Analyzing your darts Game – Introduction

Fixing your Darts game by looking at your groupings.

I’m working on a few ideas about how to figure out what part of your game needs the most work.

I have 4 areas that I will be developing over the next couple of weeks, but if you’d like to contribute to the discussion, it’ll help everyone get better.

Part1: Beginner issue – The “Hand Test”

If you aren’t throwing your 3 dart group in an area smaller than the size of your hand, held flat on the board, you have control issues. Your first task is working on fundamentals and practicing until you can throw a smaller grouping.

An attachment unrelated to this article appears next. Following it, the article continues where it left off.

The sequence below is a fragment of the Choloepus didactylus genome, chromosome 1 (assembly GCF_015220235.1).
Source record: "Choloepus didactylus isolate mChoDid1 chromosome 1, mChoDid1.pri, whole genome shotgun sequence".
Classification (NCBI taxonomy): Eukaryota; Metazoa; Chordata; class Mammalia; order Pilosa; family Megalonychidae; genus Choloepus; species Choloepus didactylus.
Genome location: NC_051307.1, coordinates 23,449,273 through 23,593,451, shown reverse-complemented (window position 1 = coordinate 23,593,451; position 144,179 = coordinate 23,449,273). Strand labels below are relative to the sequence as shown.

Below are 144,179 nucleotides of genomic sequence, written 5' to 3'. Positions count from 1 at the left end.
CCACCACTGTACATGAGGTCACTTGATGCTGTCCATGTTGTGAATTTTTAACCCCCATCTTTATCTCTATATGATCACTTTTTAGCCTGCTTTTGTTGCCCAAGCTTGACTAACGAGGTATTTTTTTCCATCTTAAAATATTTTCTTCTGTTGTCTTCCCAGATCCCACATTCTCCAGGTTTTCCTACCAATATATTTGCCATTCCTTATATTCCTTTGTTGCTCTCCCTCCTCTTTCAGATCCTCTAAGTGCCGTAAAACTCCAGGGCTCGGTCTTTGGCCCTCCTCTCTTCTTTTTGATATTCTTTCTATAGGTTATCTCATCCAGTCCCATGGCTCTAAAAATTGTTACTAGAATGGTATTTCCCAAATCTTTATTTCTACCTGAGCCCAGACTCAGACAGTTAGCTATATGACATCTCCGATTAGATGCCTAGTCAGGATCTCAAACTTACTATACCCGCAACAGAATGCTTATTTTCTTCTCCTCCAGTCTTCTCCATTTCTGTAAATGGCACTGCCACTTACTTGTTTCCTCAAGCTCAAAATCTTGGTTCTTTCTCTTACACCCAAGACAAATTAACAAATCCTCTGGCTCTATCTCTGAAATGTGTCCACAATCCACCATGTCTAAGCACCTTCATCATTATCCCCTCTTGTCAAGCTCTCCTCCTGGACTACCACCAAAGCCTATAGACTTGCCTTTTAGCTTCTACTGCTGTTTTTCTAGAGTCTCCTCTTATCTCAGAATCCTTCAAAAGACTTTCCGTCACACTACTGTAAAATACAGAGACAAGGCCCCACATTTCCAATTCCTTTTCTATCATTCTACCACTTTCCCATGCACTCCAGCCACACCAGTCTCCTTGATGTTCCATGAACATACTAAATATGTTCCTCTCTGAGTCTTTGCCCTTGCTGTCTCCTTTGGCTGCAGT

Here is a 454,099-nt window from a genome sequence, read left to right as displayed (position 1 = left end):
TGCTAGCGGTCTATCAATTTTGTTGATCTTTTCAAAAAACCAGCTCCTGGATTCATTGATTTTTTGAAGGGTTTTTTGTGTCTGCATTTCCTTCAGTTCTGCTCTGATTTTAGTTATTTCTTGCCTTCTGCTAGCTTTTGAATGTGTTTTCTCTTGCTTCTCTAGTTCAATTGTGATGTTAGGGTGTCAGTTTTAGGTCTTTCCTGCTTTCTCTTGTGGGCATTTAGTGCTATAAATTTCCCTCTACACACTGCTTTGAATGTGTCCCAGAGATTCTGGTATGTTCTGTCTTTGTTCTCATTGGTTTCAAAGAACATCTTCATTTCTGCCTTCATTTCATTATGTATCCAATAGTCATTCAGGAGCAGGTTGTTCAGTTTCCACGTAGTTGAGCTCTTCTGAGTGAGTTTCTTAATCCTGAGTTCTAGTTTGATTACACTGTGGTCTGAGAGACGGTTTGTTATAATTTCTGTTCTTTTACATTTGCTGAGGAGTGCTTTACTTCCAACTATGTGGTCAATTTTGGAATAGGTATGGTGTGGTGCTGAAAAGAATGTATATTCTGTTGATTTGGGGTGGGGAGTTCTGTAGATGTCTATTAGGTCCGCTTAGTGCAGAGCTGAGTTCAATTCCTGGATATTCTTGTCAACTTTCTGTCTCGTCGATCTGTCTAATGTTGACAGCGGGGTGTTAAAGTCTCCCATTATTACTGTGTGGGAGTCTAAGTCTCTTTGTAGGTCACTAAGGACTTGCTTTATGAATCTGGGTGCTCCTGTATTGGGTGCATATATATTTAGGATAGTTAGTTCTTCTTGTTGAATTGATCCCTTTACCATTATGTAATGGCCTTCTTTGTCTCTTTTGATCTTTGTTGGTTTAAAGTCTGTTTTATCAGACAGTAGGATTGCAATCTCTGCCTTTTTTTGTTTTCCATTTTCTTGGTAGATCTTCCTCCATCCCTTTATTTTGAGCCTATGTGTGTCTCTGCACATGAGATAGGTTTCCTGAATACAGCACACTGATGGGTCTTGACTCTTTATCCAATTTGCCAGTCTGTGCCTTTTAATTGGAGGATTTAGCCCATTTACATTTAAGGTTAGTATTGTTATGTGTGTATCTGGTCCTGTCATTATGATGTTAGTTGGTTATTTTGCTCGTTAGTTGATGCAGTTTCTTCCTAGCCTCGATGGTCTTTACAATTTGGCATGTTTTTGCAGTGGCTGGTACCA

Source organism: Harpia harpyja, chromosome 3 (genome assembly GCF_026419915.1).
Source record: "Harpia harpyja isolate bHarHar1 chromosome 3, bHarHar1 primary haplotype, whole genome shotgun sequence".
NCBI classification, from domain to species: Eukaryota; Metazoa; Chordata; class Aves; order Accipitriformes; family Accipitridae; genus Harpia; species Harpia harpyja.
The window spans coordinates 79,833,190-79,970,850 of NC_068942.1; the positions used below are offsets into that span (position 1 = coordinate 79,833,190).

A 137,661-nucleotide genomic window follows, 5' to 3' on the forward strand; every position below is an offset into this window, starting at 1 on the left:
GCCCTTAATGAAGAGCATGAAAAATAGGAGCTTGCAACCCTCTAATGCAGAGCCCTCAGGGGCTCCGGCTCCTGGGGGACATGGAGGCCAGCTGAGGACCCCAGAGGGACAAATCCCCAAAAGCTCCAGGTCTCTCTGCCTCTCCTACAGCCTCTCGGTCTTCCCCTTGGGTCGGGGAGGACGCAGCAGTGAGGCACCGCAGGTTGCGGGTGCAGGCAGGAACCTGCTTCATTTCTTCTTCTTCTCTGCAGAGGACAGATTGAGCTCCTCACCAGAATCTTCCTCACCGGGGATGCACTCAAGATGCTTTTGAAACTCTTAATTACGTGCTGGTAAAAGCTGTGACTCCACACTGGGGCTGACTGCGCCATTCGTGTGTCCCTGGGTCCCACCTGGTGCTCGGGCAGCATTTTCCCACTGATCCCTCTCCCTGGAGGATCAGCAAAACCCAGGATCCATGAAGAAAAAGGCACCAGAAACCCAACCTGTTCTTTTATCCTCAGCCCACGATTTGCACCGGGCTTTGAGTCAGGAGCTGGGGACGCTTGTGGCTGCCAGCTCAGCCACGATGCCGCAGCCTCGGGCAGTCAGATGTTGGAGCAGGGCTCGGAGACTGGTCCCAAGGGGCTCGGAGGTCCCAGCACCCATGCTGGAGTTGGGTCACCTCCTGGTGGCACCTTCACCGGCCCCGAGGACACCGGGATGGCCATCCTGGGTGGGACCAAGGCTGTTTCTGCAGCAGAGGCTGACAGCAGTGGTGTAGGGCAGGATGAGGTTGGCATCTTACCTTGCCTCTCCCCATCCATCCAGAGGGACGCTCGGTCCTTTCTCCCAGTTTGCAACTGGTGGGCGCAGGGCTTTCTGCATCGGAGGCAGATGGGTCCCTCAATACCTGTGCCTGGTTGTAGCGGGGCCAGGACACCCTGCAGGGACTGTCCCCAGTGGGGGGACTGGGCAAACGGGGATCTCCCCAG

Part 2: The Sight problem: (shotgun spread)

Assuming you pass the Fist Test, if your groups are consistently high-right or below or somewhere off target, your problem is aiming. Think about a gun with a mis-aligned sight.  This is probably the easiest thing to correct

Part 3: The Power Issue (above/below spread):

Your darts end up in a narrow vertical channel, both above and below your target. Here, you may have a power problem – you’re throwing with different intensity for each dart.

Part 4: Stability (left/right spread)

Your darts hit at the same height on the board but vary to the left and or right. (You score a lot of 26s) This is probably a stance-throw problem. Somehow you haven’t locked your body down and are drifting side-to-side when you throw.


I know this is a bit simplistic right now, but I think I’m on the right track once I explain them all. I’d really like your comments.

Darts Across a Crowded Room

The imperfect world of pub darts. How to deal with the weird and unexpected.

Lights! Camera! Action!

Ceiling Fans!  Drunks!  Disco on the Jukebox!